will celebrate the largest class gift in its history this week when it recognizes $110 million from the class of 1954, the New York Times reports.
The bulk of the gift, $90 million, is the result of a fundraising plan put in place twenty-five years ago by members of the class of '54. "Savvy money management is taken for granted by most graduates of universities today, but it is a relatively new phenomenon," said Richard Gilder, a member of the class of '54 and one of Wall Street's most famous money managers. "Yale does a great job of managing the endowment now, but back then its investment performance was pretty lousy."
To address the situation, members of Gilder's class embraced a suggestion he made at their twenty-fifth reunion to pool their donations into a single fund and entrust it to a professional money manager, with the goal of turning the principal and interest over to Yale at their fiftieth reunion. Two years after the reunion, the nonprofit 54/50 Fund was born and seeded by forty class members to the tune of $75,000. Five years after that, an additional thirty-one members added about $300,000 to the fund, which subsequently grew at a compounded annual rate of 37 percent. One member of the class of '54 who contributed $5,000 to the fund was recently thanked by Yale for his contribution of $2.56 million; another who put in $15,000 was credited for a gift of $3.5 million.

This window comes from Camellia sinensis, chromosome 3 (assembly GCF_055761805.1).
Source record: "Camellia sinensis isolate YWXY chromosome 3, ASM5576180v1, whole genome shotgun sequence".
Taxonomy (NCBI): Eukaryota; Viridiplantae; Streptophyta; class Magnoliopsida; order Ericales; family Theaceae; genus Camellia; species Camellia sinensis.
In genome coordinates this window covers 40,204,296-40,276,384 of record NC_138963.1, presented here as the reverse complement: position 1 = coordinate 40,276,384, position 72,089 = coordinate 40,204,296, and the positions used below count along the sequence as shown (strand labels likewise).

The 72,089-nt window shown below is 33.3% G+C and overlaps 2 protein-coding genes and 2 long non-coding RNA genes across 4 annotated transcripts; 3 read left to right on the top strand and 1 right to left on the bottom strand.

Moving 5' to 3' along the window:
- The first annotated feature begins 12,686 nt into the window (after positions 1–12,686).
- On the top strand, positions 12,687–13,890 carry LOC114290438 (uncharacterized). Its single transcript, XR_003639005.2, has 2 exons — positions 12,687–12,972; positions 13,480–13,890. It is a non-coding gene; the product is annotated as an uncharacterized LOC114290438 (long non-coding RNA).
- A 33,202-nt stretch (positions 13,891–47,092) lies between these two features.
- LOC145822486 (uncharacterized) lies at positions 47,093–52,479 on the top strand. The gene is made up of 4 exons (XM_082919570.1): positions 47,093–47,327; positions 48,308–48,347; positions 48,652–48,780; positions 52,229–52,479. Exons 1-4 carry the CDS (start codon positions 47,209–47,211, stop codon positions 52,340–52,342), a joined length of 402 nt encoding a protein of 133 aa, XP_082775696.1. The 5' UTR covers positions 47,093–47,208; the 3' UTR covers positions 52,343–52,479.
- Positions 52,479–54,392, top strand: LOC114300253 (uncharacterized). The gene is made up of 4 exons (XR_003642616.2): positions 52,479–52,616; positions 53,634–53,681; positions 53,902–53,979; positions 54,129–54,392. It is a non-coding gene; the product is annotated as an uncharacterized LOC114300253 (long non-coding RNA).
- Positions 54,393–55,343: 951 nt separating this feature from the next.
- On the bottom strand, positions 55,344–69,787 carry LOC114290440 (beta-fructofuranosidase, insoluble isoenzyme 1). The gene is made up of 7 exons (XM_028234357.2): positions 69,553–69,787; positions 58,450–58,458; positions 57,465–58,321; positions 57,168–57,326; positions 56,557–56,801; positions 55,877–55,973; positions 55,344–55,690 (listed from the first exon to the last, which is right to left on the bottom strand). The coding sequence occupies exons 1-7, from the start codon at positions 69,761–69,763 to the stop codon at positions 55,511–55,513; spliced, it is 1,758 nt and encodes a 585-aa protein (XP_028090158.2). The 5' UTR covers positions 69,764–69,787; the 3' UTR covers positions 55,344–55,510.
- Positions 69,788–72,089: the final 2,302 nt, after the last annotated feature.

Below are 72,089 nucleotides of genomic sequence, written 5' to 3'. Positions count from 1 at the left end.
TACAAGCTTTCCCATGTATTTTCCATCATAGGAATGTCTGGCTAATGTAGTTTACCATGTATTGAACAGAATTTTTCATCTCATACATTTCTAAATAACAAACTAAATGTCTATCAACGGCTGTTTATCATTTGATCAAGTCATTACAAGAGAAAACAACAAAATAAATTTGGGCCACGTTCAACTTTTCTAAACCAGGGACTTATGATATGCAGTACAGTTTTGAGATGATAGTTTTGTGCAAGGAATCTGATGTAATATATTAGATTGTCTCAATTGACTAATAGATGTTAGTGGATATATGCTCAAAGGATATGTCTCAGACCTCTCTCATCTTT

Five years ago, concerned that the university was falling behind in the sciences and engineering, Yale president Richard Levin asked whether the class would release some of the money in the fund ahead of schedule. It agreed to, and as a result Yale's new $25 million Environmental Science Center bears the class of '54 name, as will a $25 million chemistry building now under construction.